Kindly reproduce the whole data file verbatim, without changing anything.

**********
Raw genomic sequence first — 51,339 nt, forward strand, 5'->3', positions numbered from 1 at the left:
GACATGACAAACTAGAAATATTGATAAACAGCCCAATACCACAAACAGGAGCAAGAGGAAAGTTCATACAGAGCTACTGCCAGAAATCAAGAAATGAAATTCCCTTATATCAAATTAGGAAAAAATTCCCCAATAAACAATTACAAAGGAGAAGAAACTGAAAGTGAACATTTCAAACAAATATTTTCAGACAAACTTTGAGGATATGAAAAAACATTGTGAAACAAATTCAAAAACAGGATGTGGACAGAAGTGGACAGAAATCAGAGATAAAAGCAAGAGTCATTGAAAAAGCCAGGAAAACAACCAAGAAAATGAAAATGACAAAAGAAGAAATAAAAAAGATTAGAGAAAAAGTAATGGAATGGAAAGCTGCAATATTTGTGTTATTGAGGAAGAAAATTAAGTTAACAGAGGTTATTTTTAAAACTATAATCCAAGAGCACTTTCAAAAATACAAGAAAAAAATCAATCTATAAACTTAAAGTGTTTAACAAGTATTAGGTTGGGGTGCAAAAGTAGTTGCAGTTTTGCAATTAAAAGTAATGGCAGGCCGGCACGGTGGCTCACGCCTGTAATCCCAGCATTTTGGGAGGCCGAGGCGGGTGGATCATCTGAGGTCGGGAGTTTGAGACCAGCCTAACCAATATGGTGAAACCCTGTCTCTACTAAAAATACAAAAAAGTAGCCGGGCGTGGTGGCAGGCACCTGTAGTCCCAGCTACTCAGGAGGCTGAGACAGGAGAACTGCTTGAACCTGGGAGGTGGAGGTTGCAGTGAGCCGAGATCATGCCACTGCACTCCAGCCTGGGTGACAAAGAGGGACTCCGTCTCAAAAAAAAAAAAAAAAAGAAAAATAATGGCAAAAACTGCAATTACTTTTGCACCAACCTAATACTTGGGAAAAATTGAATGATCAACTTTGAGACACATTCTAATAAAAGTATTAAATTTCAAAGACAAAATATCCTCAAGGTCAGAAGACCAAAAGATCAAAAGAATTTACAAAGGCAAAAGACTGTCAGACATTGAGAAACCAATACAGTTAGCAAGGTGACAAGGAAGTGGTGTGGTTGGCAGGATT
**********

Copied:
Raw genomic sequence first — 51,339 nt, forward strand, 5'->3', positions numbered from 1 at the left:
GACATGACAAACTAGAAATATTGATAAACAGCCCAATACCACAAACAGGAGCAAGAGGAAAGTTCATACAGAGCTACTGCCAGAAATCAAGAAATGAAATTCCCTTATATCAAATTAGGAAAAAATTCCCCAATAAACAATTACAAAGGAGAAGAAACTGAAAGTGAACATTTCAAACAAATATTTTCAGACAAACTTTGAGGATATGAAAAAACATTGTGAAACAAATTCAAAAACAGGATGTGGACAGAAGTGGACAGAAATCAGAGATAAAAGCAAGAGTCATTGAAAAAGCCAGGAAAACAACCAAGAAAATGAAAATGACAAAAGAAGAAATAAAAAAGATTAGAGAAAAAGTAATGGAATGGAAAGCTGCAATATTTGTGTTATTGAGGAAGAAAATTAAGTTAACAGAGGTTATTTTTAAAACTATAATCCAAGAGCACTTTCAAAAATACAAGAAAAAAATCAATCTATAAACTTAAAGTGTTTAACAAGTATTAGGTTGGGGTGCAAAAGTAGTTGCAGTTTTGCAATTAAAAGTAATGGCAGGCCGGCACGGTGGCTCACGCCTGTAATCCCAGCATTTTGGGAGGCCGAGGCGGGTGGATCATCTGAGGTCGGGAGTTTGAGACCAGCCTAACCAATATGGTGAAACCCTGTCTCTACTAAAAATACAAAAAAGTAGCCGGGCGTGGTGGCAGGCACCTGTAGTCCCAGCTACTCAGGAGGCTGAGACAGGAGAACTGCTTGAACCTGGGAGGTGGAGGTTGCAGTGAGCCGAGATCATGCCACTGCACTCCAGCCTGGGTGACAAAGAGGGACTCCGTCTCAAAAAAAAAAAAAAAAAGAAAAATAATGGCAAAAACTGCAATTACTTTTGCACCAACCTAATACTTGGGAAAAATTGAATGATCAACTTTGAGACACATTCTAATAAAAGTATTAAATTTCAAAGACAAAATATCCTCAAGGTCAGAAGACCAAAAGATCAAAAGAATTTACAAAGGCAAAAGACTGTCAGACATTGAGAAACCAATACAGTTAGCAAGGTGACAAGGAAGTGGTGTGGTTGGCAGGATT